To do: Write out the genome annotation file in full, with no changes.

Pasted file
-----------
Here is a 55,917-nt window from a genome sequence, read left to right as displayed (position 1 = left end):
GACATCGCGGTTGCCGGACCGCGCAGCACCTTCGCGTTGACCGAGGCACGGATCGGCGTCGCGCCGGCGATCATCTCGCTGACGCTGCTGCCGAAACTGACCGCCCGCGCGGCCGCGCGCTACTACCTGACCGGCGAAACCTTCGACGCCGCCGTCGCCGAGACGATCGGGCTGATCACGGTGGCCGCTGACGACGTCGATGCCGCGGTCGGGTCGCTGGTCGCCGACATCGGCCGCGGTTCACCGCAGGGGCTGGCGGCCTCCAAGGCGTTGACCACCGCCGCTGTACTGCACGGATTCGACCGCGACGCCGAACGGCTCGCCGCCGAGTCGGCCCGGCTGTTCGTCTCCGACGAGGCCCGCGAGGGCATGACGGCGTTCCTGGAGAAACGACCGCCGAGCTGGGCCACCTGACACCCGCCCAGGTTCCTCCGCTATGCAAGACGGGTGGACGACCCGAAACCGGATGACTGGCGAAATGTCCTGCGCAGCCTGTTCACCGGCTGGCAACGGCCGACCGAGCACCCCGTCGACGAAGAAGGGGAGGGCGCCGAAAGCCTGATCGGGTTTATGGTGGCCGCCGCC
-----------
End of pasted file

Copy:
Here is a 55,917-nt window from a genome sequence, read left to right as displayed (position 1 = left end):
GACATCGCGGTTGCCGGACCGCGCAGCACCTTCGCGTTGACCGAGGCACGGATCGGCGTCGCGCCGGCGATCATCTCGCTGACGCTGCTGCCGAAACTGACCGCCCGCGCGGCCGCGCGCTACTACCTGACCGGCGAAACCTTCGACGCCGCCGTCGCCGAGACGATCGGGCTGATCACGGTGGCCGCTGACGACGTCGATGCCGCGGTCGGGTCGCTGGTCGCCGACATCGGCCGCGGTTCACCGCAGGGGCTGGCGGCCTCCAAGGCGTTGACCACCGCCGCTGTACTGCACGGATTCGACCGCGACGCCGAACGGCTCGCCGCCGAGTCGGCCCGGCTGTTCGTCTCCGACGAGGCCCGCGAGGGCATGACGGCGTTCCTGGAGAAACGACCGCCGAGCTGGGCCACCTGACACCCGCCCAGGTTCCTCCGCTATGCAAGACGGGTGGACGACCCGAAACCGGATGACTGGCGAAATGTCCTGCGCAGCCTGTTCACCGGCTGGCAACGGCCGACCGAGCACCCCGTCGACGAAGAAGGGGAGGGCGCCGAAAGCCTGATCGGGTTTATGGTGGCCGCCGCC